On my second cup of coffee and my first sentence. Another night of poor sleep. 4 hours. I figure at some point something has to give. I have no choice but to accept the long nights right now. At least my mind isn’t racing, nor am I ruminating.

E. says that when I do sleep, I snore. Which can’t be true. I tell him that he is the one snoring, really, and that he is incorporating that sound into his own dream. Because we do that

– in the same way that our brains take in visual information in the half-dark and make sense of it. A pile of laundry on the chair becomes an old woman sitting very still… but breathing.

I would love to understand the connection between creativity and depression. Why my dreams become more vivid, why in my waking hours I can see faces in the asphalt and – out of the corner of my eye – catch tree trunks dancing in the orange glow of the greenhouse spill.

But when I have the energy to try to harness it all on paper, with paper or paint, it all stops.

This is my version of the Black Dog. When I turn to look at it directly, it is gone. And then you wonder if it was ever really there to begin with.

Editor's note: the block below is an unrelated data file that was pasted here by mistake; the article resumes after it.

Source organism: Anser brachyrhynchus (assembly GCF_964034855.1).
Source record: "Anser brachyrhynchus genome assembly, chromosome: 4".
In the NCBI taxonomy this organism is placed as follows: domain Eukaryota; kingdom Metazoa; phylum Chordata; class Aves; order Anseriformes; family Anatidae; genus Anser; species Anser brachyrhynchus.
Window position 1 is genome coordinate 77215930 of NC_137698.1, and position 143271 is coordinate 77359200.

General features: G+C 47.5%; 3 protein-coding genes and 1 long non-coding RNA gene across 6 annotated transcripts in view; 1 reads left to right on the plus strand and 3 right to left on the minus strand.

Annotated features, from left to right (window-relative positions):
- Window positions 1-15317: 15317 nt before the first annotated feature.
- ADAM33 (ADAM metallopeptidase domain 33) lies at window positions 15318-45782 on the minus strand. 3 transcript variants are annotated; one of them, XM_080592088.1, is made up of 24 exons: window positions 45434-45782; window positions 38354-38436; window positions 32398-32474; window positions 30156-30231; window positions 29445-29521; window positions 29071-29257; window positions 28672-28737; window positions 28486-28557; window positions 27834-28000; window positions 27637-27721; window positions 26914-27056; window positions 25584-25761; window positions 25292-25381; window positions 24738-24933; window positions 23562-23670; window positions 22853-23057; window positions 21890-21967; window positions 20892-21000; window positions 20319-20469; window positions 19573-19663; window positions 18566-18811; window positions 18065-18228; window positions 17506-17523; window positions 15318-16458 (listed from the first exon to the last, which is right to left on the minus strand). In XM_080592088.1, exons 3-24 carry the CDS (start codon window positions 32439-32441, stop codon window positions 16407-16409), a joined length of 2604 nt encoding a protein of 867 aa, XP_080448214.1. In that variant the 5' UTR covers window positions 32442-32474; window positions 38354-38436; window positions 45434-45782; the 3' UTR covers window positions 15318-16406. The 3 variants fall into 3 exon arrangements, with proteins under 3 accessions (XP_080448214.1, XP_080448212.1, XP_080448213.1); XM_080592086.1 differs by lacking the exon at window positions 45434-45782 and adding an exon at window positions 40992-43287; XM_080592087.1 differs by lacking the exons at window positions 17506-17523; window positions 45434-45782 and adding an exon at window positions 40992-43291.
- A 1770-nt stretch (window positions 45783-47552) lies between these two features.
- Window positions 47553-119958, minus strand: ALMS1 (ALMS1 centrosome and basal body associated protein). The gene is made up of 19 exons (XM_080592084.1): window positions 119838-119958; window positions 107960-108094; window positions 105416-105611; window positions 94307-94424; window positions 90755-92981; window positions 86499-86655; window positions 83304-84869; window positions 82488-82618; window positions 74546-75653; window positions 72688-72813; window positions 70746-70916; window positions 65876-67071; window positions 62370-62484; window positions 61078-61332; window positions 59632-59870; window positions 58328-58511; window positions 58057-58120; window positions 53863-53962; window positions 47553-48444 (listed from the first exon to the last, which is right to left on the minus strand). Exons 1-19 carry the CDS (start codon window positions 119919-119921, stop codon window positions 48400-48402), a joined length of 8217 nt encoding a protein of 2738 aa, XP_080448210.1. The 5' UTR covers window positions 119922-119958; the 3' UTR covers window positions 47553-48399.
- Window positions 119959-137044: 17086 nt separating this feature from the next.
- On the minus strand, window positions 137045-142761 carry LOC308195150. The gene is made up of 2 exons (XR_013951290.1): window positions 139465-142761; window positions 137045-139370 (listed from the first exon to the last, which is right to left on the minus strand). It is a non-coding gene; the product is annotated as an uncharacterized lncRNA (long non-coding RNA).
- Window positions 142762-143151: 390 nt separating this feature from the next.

I had an idea. A brilliant idea. Now it’s gone. Like that nearly-finished novel you outlined while falling asleep, only to find two half sentences on a scrap of paper on the nightstand in the morning. It kills you. If you look it in the eye – the Black Dog – it kills you.

I’ve stopped jotting notes on scraps of paper on the nightstand in the dark hours.

We weren’t supposed to hug the students last night, but hand them each a rose: this class that laughed when they noticed that last night’s graduation was the first time they were all standing on the stage where the students normally perform a couple of times a year; these drama students graduating without having performed for an audience anywhere in the last two years. I keep telling myself they are stronger for it in many ways. Maybe their laughter last night was proof of that.